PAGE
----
[Top] [All Lists]

Re: checksums on open issues list

1991-11-11 17:40:22
James M Galvin writes:

My oversight (and I assert your's also) was in not realizing that XXXX
should not assume hetergeneous environments.  Indeed, there is no reason one
user should not be able to send data in a "native form" to some other user.
Of course, this assumes the "native form" makes sense to both, but even if
it does not, forcing a canonical encoding to verify the checksum is working
for nothing.  Of course, it may be necessary to use a canonical encoding to
get the "native form" past various "broken" gateways, but this is a
different problem.

Whether or not you believe that native formats will be used within local
enclaves (and here I refer to 8-bit text forms as well as pure binary) we have
been under considerable pressure to keep RFC-XXXX neutral with respect to what
encodings are available as well as what encodings are used where. This has
required considerable work in some cases, but I still believe it is worth it,
if for no other reason than to keep the consensus behind RFC-XXXX in place.

I have also been one of the people who keep harping on the broken gateways out
there that cause problems in the handling of various native forms that are
quite a bit more restrictive than binary or 8-bit. Thus, it may seem
contradictory for me to endorse the availability of a strong integrity check of
any encoding while also endorsing message structures that are

There is no contradiction here. To the extent that broken gateways exist, one
must be prepared to deal with them. This should include detection of problems
introduced by these gateways. And to the extent that gateways are not broken,
it should be possible to avoid excess work. If this means enhancing things to
operate one way within an enclave and another outside, so be it.

I believe we are all in agreement that an end-to-end service is the most
desirable, and therefore I agree with Dave that the checksum should not be
part of the transfer encoding.  I am neutral with respect to whether it
should be part of the content type or in a separate header.

I agree completely here. I don't care if a separate header is involved or not.
Frankly, my motivation for using an existing header was to avoid the "yet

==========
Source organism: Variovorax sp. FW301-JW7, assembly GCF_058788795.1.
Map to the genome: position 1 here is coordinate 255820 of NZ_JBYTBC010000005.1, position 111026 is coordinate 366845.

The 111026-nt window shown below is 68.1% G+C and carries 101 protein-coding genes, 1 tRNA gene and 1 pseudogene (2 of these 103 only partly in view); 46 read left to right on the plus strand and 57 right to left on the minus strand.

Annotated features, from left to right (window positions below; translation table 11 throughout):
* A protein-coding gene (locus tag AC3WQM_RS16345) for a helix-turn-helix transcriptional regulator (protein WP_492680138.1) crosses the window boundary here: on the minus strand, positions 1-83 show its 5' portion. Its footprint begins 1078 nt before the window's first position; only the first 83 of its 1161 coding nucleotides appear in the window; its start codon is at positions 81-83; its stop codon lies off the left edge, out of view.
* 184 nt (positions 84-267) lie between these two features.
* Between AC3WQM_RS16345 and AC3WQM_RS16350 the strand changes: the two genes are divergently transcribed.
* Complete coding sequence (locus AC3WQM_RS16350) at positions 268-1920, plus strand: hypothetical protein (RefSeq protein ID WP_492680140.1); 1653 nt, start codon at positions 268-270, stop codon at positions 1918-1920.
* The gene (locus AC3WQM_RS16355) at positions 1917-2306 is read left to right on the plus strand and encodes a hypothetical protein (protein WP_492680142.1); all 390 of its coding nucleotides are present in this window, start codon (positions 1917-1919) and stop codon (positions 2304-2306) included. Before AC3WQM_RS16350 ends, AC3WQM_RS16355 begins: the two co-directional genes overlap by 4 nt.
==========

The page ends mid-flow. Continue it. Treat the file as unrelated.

another header" problem, which seems to bother some people. It has never
bothered me, but piling things on a single header is something I can live with

Another important point is that if the checksum is applied to the "native
form", as a message crosses an "aware" gateway, it will be possible to both
transform the message into a "new native form" and to recompute the
checksum, which I believe to be a valuable service.

I agree completely -- in fact, a gateway is probably the entity that needs the
checksum the most. As a user, if I get a random bodypart in some random
encoding and an error has crept in, I run the application, it bombs, and I say
"gee, it don't work". In this case the checksum tells me the most likely reason
why "it don't work" -- there's an error in the data,  but that's about it.

On the other hand, consider the problem a gateway faces. For example, say I
want to convert CDA (a particular compound document format used on VMS and
ULTRIX systems, among others) to ODA (this is what the X.400 world would prefer
to see). The converter I have available for this stuff tends to core dump on
flagrantly corrupt input streams. Now, a gateway should be able to handle a
converter core dump. But there's no particular need to handle it extremely
gracefully unless it happens all the time. I would like to avoid most core
dumps before they happen. An integrity check gives me just the sort of
information I need.

Oh, incidentally, CDA documents can be represented as short lines of plain text
with no trailing spaces. In general such a document should be able to pass
through most 7-bit paths I know of.

One final point that I have expressed to Ned and Neil privately.  "Checksum"
is the wrong term.  The service we are describing is a data integrity
service, more precisely a message integrity check or MIC.  A checksum is one
possible mechanism by which this service could be realized.  Another
mechanism is a hash algorithm.

Noted. The terminology is not my strong point, obviously.


<Prev in Thread] Current Thread [Next in Thread>